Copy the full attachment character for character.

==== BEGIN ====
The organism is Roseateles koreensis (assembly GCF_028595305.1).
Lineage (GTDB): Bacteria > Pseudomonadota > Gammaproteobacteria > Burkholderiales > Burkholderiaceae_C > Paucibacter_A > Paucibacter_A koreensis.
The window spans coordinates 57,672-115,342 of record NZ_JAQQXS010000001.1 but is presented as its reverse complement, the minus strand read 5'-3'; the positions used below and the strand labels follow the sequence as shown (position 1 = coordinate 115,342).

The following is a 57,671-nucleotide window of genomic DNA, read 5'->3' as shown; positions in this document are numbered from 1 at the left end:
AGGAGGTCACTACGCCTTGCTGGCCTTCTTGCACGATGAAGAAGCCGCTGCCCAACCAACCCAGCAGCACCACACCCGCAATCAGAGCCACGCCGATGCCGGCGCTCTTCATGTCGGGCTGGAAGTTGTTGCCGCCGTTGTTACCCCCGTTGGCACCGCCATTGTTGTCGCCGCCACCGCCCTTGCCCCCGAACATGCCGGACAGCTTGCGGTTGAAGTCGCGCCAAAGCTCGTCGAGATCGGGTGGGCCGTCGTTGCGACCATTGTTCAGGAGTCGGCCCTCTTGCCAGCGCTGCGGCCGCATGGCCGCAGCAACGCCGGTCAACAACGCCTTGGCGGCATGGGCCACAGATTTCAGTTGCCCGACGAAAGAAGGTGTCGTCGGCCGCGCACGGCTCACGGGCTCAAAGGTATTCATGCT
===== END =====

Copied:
The organism is Roseateles koreensis (assembly GCF_028595305.1).
Lineage (GTDB): Bacteria > Pseudomonadota > Gammaproteobacteria > Burkholderiales > Burkholderiaceae_C > Paucibacter_A > Paucibacter_A koreensis.
The window spans coordinates 57,672-115,342 of record NZ_JAQQXS010000001.1 but is presented as its reverse complement, the minus strand read 5'-3'; the positions used below and the strand labels follow the sequence as shown (position 1 = coordinate 115,342).

The following is a 57,671-nucleotide window of genomic DNA, read 5'->3' as shown; positions in this document are numbered from 1 at the left end:
AGGAGGTCACTACGCCTTGCTGGCCTTCTTGCACGATGAAGAAGCCGCTGCCCAACCAACCCAGCAGCACCACACCCGCAATCAGAGCCACGCCGATGCCGGCGCTCTTCATGTCGGGCTGGAAGTTGTTGCCGCCGTTGTTACCCCCGTTGGCACCGCCATTGTTGTCGCCGCCACCGCCCTTGCCCCCGAACATGCCGGACAGCTTGCGGTTGAAGTCGCGCCAAAGCTCGTCGAGATCGGGTGGGCCGTCGTTGCGACCATTGTTCAGGAGTCGGCCCTCTTGCCAGCGCTGCGGCCGCATGGCCGCAGCAACGCCGGTCAACAACGCCTTGGCGGCATGGGCCACAGATTTCAGTTGCCCGACGAAAGAAGGTGTCGTCGGCCGCGCACGGCTCACGGGCTCAAAGGTATTCATGCT